The Battle of Farmington, Mississippi – Part 1


Little has been written about the post-Shiloh Union advance on Corinth, Mississippi until now. With the release of Timothy B. Smith’s new volume on this campaign; Corinth 1862: Siege, Battle, Occupation that has changed. Once thought to be an overly cautious, glacially paced period of inaction this period has been brought to life. Included in this new work is a description of the small battle near Farmington, Mississippi that caught my attention. The seemingly insignificant affair had consequences far beyond the short fight and led to a lost Confederate opportunity.

As a wary MG Henry Halleck inched his way forward with his Union host, comprised of MG John Pope’s Army of the Mississippi, MG George Thomas’ Army of the Tennessee, and MG Don Carlos Buell’s Army of the Ohio, the Confederate leader faced a difficult choice. In the important railroad junction town of Corinth MG P.G.T. Beauregard realized to wait for the Federal arrival would mean certain failure in the face of Halleck’s multitudes. He understood that while he must prepare the defenses of the town he also had to create a means to strike a blow against any portion of the Federal juggernaut that exposed itself to even the odds. To locate such an opportunity he placed brigade sized elements well forward on the flanks of the Union advance. These units would keep an eye open for the chance that Beauregard was waiting for. The chance to strike was slow in coming.  Halleck operating under the watchful eye of Assistant Secretary of War Thomas A. Scott was determined to avoid another Shiloh like surprise moved forward in well-coordinated moves followed by entrenchment at every stop. The painfully cautious advance was made even slower by the onset of violent rains that made the roads a miry mess. Nevertheless Halleck trudged forward is short spurts leaving little chance for successful implementation of his desire to strike. The Confederate outposts were driven back by the sheer weight of the solid blue wall. As the Federals armies approached Corinth the Confederate leader adjusted his defenses but continued to look for a chance to attack.

The approaches to Corinth were laced with water barriers that posed serious obstacles to the Union advance in the wet weather. They would force the Union army to break away from their unified formation to make use of the available crossings. Halleck was cognizant of the dangers the crossings posed and warned against a lack of vigilance whenever they were confronted. Any portion of his army that crossed would be semi-isolated from assistance by the inability to cross large bodies of support troops in an emergency. To avoid catastrophe he insisted on thorough reconnaissance before any passage would be made. These reconnaissance were then to cross back to the safe side of the river to make their report.

As John Pope’s left wing approached Seven Mile Creek during the first week of May Beauregard sensed the opportunity he had been waiting for. Knowing that Pope would have to conduct a reconnaissance in the area south to Bridge Creek he laid out his plan to trap the Federals between the two streams. When the Union foray came Braxton Bragg would confront them with two divisions (Ruggles and Trapier) while Earl Van Dorn with three divisions (Jones, Price, and McCown) marched to an area south of Farmington. When the Federals focused their attention on Bragg their flank would be open and Van Dorn could roll them up with an attack from the south. It was a simple plan but had every chance of being successful if the Union commanders acted as expected. There was no bait necessary, Halleck was coming for Corinth and to get there he had to enter the target area of operations. The only question were when he would do so; in what strength; and how careful they would be when they did so.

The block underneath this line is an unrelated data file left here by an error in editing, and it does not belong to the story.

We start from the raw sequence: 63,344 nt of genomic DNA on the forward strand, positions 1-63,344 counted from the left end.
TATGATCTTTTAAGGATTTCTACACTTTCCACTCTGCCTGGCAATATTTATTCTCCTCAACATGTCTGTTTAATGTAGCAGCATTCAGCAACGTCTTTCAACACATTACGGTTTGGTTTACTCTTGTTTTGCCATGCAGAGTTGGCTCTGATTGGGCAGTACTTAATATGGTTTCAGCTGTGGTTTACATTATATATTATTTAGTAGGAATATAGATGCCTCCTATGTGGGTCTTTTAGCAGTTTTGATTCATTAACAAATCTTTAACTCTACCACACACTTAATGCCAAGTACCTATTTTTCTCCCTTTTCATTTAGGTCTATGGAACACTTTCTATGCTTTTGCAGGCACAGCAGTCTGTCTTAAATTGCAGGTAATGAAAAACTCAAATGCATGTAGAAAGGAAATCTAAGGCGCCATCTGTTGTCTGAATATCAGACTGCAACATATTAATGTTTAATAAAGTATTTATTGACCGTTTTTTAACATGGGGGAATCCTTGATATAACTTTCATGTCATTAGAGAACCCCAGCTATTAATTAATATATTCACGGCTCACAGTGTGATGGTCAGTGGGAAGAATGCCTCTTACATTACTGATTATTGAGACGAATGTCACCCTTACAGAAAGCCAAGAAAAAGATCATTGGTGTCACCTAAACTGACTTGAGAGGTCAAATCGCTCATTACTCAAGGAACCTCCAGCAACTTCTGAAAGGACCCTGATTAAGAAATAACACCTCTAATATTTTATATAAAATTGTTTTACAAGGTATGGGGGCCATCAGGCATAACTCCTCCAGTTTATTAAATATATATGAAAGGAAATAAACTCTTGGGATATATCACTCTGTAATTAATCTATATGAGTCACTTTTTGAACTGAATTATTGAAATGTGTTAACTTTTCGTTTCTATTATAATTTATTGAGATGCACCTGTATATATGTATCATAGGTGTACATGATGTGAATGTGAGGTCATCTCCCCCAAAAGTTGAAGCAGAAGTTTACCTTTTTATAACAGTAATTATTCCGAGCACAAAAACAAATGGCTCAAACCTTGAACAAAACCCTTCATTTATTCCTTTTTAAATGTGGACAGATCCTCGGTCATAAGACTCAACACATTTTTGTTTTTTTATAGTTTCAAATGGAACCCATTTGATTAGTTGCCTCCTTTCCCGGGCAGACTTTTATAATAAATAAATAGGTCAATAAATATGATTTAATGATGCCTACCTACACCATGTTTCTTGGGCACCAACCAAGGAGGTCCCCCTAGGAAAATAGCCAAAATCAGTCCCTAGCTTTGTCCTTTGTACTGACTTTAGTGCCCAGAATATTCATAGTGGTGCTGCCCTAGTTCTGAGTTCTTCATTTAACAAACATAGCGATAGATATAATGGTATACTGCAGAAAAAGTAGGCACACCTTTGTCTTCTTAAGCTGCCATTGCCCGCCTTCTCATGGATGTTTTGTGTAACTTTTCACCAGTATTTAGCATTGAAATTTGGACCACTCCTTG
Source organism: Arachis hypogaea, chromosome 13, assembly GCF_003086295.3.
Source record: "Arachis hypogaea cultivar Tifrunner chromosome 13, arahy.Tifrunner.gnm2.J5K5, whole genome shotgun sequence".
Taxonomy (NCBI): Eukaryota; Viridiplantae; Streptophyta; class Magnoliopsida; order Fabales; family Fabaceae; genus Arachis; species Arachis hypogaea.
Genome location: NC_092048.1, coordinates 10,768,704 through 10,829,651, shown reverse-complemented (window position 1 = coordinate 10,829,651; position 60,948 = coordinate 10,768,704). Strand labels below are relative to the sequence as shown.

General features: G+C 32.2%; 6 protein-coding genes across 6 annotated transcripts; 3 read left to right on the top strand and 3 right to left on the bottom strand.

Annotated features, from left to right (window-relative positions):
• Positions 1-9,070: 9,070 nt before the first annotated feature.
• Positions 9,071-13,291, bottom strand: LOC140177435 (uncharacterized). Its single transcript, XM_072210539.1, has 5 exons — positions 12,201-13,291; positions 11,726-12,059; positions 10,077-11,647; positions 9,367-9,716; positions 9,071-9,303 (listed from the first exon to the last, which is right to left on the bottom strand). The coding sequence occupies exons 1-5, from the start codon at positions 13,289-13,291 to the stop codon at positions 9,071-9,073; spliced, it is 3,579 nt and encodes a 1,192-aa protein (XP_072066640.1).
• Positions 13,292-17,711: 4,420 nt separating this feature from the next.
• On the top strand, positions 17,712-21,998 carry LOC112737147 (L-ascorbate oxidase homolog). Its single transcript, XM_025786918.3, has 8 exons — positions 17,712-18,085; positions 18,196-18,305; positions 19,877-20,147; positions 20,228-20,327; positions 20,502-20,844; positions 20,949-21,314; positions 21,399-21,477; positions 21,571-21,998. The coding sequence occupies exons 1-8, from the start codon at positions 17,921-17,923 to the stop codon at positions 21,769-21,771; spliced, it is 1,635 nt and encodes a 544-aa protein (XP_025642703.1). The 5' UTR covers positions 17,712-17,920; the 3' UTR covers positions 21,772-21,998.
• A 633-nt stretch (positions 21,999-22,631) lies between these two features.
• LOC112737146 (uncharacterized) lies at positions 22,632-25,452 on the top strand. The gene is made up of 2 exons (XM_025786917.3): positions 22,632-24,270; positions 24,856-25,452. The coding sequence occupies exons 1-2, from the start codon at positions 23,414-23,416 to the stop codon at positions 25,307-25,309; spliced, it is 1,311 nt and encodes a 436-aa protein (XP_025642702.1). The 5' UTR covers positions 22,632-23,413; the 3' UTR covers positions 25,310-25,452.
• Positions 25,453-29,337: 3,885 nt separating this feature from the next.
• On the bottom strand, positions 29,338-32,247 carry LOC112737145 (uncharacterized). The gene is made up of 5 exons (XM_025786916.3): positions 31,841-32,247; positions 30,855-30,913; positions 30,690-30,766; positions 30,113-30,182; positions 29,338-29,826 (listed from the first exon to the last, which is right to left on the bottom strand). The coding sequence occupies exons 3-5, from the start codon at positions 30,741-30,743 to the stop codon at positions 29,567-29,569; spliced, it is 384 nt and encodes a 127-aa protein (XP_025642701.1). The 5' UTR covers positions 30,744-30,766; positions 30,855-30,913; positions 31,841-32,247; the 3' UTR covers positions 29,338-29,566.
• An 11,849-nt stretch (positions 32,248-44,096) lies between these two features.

Battle of Farmington (Campaign Series)





5 responses to “The Battle of Farmington, Mississippi – Part 1”

  1. Chris Coleman Avatar

    I just read Dan O’Connell’s first post on the post-Shiloh Corinth advance and look forward to more. On linkedin I have been commenting on a Shiloh discussion, arguing that while Beauregard’s handling of the second day of Shiloh may have left something to be desired, his strategic defense of Corinth was skillful, given how badly he was outnumbered by Halleck. My view of Halleck’s generalship, by contrast, more or less mirrors Ambrose Bierce’s views on “Old Brains.” I have penned a bio of Ambrose Bierce’s war career which is in the hands of the editor now and hopefully should be out either later this year or early next, and given that Bierce was involved in almost every major battle of the Army of Ohio/Army of the Cumberland’s, it covers quite a bit of the western theatre operations. One of these days I will get around to reading Mr. Smith’s book on Corinth; in the meantime I Look forward to Mr. O’Connell’s future posts.